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Sources: Democrats' New Budget May Actually Accelerate Spending

Buck O Wrote: Mar 13, 2013 1:57 PM
The hussein will chase a "balanced approach" but not a balanced budget:
worker Wrote: Mar 13, 2013 4:34 PM
Balanced to the llibs mean higher taxes balanced with higher spending, NOT spending cuts.
SMyles Wrote: Mar 13, 2013 2:23 PM
Maybe Ryan knew he would get laughed off the stage with another balanced budget in 30 years. Or was it 40? So now it's what, 10. How about within one election cycle?
Buck O Wrote: Mar 13, 2013 2:37 PM
How about you get the votes for it?
Chicago Undercover Wrote: Mar 13, 2013 2:37 PM
Hell, how about THIS year?

I mean, seriously, if you spend more than you earn then you're not adhering to your budget. Simple as that. A budget means...."this is how much I have available to spend" and you don't soend one penny more than that.

Unless, of course, you're a big government bureaucrat.
psydoc Wrote: Mar 13, 2013 3:09 PM
I'm for this year, too. There is plenty of room to cut. If they had any will to do so, we could not only have a balanced budget this year, there could be a small surplus. Any surplus must go to pay down the debt.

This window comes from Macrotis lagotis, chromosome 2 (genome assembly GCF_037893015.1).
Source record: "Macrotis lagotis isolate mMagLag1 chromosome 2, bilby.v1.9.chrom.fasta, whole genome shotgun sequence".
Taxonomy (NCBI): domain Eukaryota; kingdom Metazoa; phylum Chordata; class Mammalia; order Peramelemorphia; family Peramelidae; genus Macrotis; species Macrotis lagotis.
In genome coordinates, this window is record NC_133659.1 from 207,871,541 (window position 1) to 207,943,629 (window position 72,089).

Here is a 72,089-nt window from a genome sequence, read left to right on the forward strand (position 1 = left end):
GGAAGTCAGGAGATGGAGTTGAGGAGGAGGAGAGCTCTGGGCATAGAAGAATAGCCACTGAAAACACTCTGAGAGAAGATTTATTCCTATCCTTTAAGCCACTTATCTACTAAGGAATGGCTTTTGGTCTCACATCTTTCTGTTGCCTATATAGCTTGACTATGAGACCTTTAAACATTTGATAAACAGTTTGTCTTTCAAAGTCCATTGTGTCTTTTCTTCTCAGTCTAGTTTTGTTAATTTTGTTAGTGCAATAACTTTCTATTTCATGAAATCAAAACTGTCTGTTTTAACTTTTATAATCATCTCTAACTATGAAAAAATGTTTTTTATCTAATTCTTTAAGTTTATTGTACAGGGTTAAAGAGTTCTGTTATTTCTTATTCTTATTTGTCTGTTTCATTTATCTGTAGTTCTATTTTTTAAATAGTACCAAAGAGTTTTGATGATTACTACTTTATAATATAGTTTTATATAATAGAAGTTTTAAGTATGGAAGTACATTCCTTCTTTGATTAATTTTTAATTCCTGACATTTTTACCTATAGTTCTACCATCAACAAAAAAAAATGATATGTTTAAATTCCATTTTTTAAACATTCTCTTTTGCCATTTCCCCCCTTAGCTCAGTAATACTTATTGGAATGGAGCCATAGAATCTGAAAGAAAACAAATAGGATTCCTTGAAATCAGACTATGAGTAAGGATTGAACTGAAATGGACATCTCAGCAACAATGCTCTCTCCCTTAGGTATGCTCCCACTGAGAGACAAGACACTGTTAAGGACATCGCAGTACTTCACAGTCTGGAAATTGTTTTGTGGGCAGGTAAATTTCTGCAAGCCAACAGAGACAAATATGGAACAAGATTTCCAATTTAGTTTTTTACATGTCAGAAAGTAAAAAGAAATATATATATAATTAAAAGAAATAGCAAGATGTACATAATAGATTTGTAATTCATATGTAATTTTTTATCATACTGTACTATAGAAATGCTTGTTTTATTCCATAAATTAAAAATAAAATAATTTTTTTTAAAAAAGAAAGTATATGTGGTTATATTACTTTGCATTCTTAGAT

Buck O Wrote: Mar 13, 2013 3:39 PM
You're talking about two different things - the yearly deficit vs. the total deficit Newt Gingrich and Bill Clinton balanced the yearly deficit simply by making yearly spending equal yearly revenues. To balance the total deficit, which is $16.5 trillion, we'll have to make yearly revenues EXCEED yearly spending to pay it down, as it were. There's no way we can do that in one year, because our current total deficit exceeds GNP, which means even if we taxed every penny from the economy and spent it on nothing but deficit reduction, it still wouldn't cover it.
Bufa Wrote: Mar 13, 2013 4:18 PM
The 16.5 is our debt.
That is where all the confusion comes in for most.

Bear in mind that this is the same crew whose most recent "deficit reduction" plan increased the deficit by tens of billions, who are trying to redefine tax increases as "spending cuts," and whose idea of a "balanced approach" doesn't actually involve balancing the budget.  Still, inventing close to $2 trillion in phony, fig-leaf deficit reductions is a pretty tall order.  Yesterday I briefly called attention to a piece in The Hill that sketched out the broad contours of Senate Democrats' forthcoming budget proposal -- their...